On Remand from the United States Supreme Court. D.C. No. CV-LV-80-19-RDF, D.C. No. CV-N-86-445-ECR. This Opinion Substituted by Court for Withdrawn Opinion of April 20, 1993.
Before: Otto R. Skopil, Jr., Jerome Farris and Cynthia Holcomb Hall, Circuit Judges. Opinion by Judge Farris.
In Deutscher v. Whitley, 991 F.2d 605 (9th Cir. 1993) (Deutscher III), applying the stricter standards the Supreme Court has imposed on claims that a defendant fails to raise in an initial habeas corpus petition, we denied what we assumed to be Henry Deutscher's second petition. We never determined whether Deutscher had in fact previously filed a habeas petition. In his motion for rehearing, Deutscher renews his claim that because he never authorized the habeas petition filed by his original attorney, Herbert Ahlswede, his present habeas petition should be considered his first one.
In response to Deutscher's motion, we remanded the case to the district court for the limited purpose of determining whether Deutscher authorized the filing of his first federal habeas petition. See, e.g., Williams v. Lockhart, 862 F.2d 155, 160 (8th Cir. 1988), cert. denied, 116 L. Ed. 2d 171, 112 S. Ct. 213 (1991). The district court determined that Deutscher had not authorized the first petition. We affirm the district court's findings and grant Deutscher's current habeas petition.
Deutscher was convicted of felony murder and sentenced to death in 1978. After the Nevada Supreme Court affirmed Deutscher's conviction and death sentence, Deutscher v. State, 95 Nev. 669, 601 P.2d 407 (1979), Ahlswede filed a federal habeas petition - purportedly on Deutscher's behalf - which the district court denied.
Before we heard Deutscher's appeal, he changed lawyers. We affirmed the district court's denial of the petition. Ahlswede v. Wolff, 720 F.2d 1108 (9th Cir. 1983), cert. denied, Deutscher v. Wolff, 469 U.S. 873, 83 L. Ed. 2d 155, 105 S. Ct. 225 (1984). In addition, we held that the case could not be remanded to the district court pending completion of state proceedings initiated by new counsel because the petition before the court did not contain any unexhausted claims. Ahlswede, 720 F.2d at 1109.
Deutscher, with the assistance of his new attorney, filed another habeas petition in the district court in 1987. In this petition he claimed, among other things, that Ahlswede provided ineffective representation. The district court denied this petition on its merits. Deutscher v. Whitley, 671 F. Supp. 1264 (D. Nev. 1987); 682 F. Supp. 1098 (D. Nev. 1988). On appeal, we reversed and held that Deutscher was denied effective assistance of counsel because Ahlswede failed to present mitigating evidence at sentencing, despite its availability, and did not challenge an unconstitutional aggravating factor. Deutscher v. Whitley, 884 F.2d 1152, 1159-63 (9th Cir. 1989) (Deutscher I). We also held that the failure to raise the ineffectiveness claim in the Ahlswede petition was not an abuse of the writ under existing law. Id. at 1155-56. In Angelone v. Deutscher, 114 L. Ed. 2d 73, 111 S. Ct. 1678 (1991), the Supreme Court vacated our decision in Deutscher I and remanded the case in light of McCleskey v. Zant, 499 U.S. 467, 111 S. Ct. 1454, 113 L. Ed. 2d 517 (1991), which held that to excuse the omission of a claim from an initial habeas petition, a defendant must show either cause and prejudice, or that a fundamental miscarriage of Justice would result from the court refusing to entertain the claim.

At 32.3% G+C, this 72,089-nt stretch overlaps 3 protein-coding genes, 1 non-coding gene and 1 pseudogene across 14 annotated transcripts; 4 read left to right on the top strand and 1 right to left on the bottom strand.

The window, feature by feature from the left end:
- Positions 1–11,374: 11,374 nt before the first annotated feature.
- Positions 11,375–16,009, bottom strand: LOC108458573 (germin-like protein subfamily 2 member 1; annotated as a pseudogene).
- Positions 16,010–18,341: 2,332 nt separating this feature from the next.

On remand, we found that Deutscher had demonstrated that a fundamental miscarriage of Justice would occur if we did not address his claim. Once again, we held that his sentence must be reversed because of his counsel's ineffectiveness. Deutscher v. Whitley, 946 F.2d 1443, 1446-47 (9th Cir. 1991) (Deutscher II). In Hatcher v. Deutscher, 121 L. Ed. 2d 279, 113 S. Ct. 367 (1992), the Supreme Court vacated our decision in Deutscher II and remanded the case in light of Sawyer v. Whitley, 120 L. Ed. 2d 269, 112 S. Ct. 2514 (1992), which held that in order to demonstrate a fundamental miscarriage of Justice under McCleskey, the petitioner must demonstrate by clear and convincing evidence that, but for a constitutional error, no reasonable juror would have sentenced the petitioner to death. On this second remand, we concluded that Deutscher's sentencing, though marred by constitutional defects that more probably than not caused the jury to reach an improper sentence of death, could not be remedied because Sawyer "sharply limits this inquiry when it is raised in a subsequent petition for habeas relief." Deutscher III, 991 F.2d at 607.
The issue is whether Deutscher authorized the original habeas petition filed by Ahlswede. If not, then his present petition should be regarded as his first petition, and McCleskey's and Sawyer 's more stringent standards for claims raised ...